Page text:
BYOD can be implemented securely
Remote database support should be considered an important component of deploying any enterprise IT solutions. If an organization doesn't have the expert assistance it needs to ensure success, it's possible that IT implementation efforts will fall short of their potential, creating an unnecessary strain on the company's budgets.
One of the most important things many modern organizations are doing in recent years is allowing their employees to enjoy more flexible ways of working through bring-your-own-device (BYOD) policies. But while BYOD has the potential to improve staff members' engagement and productivity while cutting costs for the enterprise, it also presents new security concerns. For many firms, this is one of the most difficult parts of BYOD, and it can be difficult to develop safe programs without the right policies and solutions.
BYOD done right
According to TechTarget, leading IT company Cisco has been able to allow BYOD without jeopardizing its sensitive information or mission critical applications. Steve Martino, Cisco's vice president of information security, explained to the source that one of the most important steps the company has taken toward effective BYOD is developing a plan to allow employee freedom while still enabling IT to stay in control.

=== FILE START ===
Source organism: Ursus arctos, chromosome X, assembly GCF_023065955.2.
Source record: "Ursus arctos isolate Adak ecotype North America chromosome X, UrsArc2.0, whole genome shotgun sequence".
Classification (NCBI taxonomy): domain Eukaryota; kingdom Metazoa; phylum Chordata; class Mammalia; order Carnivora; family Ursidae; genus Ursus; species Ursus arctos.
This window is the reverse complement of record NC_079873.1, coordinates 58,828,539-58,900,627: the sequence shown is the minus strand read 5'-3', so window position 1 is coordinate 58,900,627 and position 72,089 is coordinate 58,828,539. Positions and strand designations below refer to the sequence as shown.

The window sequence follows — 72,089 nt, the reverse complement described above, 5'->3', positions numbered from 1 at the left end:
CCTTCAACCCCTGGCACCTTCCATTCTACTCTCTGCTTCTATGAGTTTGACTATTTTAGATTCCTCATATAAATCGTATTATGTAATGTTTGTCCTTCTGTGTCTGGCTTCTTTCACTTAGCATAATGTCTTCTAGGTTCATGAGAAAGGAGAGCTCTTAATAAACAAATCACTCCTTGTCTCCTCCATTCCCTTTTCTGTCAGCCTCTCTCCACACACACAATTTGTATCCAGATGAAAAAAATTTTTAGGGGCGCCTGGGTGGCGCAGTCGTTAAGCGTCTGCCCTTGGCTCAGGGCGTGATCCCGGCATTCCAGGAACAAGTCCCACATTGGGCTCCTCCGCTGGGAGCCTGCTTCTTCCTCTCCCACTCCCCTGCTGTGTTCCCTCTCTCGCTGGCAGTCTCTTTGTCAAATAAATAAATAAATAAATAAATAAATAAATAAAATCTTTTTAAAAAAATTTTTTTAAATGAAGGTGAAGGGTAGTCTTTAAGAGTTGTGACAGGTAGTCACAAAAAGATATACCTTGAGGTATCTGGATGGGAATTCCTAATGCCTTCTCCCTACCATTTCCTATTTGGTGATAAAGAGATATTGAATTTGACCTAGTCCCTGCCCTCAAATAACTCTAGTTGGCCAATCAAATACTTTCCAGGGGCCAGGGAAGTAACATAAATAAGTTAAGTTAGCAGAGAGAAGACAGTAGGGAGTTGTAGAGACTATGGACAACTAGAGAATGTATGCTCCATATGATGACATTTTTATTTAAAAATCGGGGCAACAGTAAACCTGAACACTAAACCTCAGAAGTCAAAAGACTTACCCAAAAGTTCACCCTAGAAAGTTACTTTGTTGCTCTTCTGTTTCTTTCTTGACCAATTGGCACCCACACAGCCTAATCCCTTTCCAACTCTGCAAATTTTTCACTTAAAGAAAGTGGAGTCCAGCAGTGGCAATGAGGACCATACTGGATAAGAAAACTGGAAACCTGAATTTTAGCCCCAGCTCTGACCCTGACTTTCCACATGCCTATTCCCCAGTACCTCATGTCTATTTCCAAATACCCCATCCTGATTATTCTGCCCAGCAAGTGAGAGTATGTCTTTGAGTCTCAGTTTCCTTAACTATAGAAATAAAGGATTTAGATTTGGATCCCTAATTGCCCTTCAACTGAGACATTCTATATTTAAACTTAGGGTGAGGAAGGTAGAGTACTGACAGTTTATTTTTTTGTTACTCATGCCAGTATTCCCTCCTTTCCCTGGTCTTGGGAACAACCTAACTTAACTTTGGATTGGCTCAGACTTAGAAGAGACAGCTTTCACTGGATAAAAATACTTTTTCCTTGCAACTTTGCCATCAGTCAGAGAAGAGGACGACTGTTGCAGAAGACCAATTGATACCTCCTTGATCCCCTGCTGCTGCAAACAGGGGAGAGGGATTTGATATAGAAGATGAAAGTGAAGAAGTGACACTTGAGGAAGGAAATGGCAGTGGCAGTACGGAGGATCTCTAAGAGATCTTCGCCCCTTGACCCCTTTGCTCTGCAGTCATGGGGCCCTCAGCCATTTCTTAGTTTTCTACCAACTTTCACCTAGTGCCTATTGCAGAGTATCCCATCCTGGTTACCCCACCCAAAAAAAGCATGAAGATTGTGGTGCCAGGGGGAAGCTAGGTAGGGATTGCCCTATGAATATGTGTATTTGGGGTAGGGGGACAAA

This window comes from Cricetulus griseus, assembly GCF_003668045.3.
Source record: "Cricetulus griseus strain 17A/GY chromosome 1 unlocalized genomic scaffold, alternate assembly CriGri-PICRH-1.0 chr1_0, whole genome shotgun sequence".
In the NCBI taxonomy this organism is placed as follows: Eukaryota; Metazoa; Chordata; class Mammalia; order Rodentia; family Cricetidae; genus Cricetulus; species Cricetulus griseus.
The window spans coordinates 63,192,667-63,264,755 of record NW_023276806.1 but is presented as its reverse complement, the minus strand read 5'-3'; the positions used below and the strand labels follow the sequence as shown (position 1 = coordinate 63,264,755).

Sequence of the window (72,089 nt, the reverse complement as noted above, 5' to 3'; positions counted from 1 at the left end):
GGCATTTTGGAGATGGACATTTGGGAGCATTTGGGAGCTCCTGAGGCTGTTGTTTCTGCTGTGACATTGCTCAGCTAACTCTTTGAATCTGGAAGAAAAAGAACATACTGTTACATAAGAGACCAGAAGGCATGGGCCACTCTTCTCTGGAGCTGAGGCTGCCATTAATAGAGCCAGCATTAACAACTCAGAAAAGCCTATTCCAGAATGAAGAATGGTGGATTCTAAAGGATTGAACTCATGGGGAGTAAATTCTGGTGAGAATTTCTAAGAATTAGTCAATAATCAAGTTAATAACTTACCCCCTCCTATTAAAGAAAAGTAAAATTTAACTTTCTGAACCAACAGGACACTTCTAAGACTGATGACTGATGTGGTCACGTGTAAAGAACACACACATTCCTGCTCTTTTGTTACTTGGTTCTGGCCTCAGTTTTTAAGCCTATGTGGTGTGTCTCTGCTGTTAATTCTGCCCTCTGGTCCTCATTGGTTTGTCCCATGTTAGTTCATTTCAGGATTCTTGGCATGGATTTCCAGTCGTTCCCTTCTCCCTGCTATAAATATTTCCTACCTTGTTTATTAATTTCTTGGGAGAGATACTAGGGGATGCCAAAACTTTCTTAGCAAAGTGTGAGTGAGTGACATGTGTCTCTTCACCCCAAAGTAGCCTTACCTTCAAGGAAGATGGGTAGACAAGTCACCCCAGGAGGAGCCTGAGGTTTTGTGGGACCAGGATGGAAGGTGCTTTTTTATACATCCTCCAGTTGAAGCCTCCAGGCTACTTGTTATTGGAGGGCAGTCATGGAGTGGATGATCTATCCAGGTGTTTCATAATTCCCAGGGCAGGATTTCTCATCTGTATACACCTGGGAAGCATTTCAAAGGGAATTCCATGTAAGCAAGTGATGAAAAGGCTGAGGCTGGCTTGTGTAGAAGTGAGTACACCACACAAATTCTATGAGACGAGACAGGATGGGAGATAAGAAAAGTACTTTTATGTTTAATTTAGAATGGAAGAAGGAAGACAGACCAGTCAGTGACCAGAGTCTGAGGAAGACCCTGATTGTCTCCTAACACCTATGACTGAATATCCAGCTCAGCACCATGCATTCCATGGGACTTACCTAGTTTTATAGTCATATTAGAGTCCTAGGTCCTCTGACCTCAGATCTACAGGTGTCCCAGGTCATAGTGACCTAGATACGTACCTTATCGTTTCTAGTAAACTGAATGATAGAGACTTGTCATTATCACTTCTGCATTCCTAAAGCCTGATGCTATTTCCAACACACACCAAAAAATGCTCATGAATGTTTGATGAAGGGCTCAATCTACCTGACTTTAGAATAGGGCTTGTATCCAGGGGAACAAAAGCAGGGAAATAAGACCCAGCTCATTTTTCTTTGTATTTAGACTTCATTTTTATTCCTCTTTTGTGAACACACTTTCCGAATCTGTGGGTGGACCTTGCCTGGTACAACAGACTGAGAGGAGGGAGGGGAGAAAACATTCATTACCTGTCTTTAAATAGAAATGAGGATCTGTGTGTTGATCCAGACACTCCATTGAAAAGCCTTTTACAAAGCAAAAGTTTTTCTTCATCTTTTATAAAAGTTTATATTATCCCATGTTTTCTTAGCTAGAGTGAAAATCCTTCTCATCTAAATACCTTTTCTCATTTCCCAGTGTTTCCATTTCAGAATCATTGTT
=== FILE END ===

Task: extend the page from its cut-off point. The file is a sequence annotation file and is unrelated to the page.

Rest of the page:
"When an employee brings a mobile device and connects it to our network, whether it's to just do email or to use more extensive applications, then we have a set of trusted device standards, which is like us saying, 'You must be this tall to ride the ride,'" Martino said. "We check for things like antivirus, a screen-lock and pin code, encryption, [that] it can't be jail-broken – there are nine things total."
Martino continued that the reason this works is that it gives staff members a lot of choice over what devices they use. At the same time, the organization can ensure compliance by mandating that these varied gadgets adhere to certain requirements.
It's crucial for IT and employees to reach understandings about BYOD, eWeek recently reported, because it's easy for distrust to creep in. In a recent survey by Aruba Networks, it was discovered that many employees hide their device use from IT departments because they aren't sure these professionals are able to protect their personal and corporate data.
Avoiding these risky tendencies may be possible if IT can implement strong yet flexible policies that instill confidence in workers. Remote database support services can play a role in making sure compliance guidelines are being followed, and this may bring IT and BYOD users closer together.
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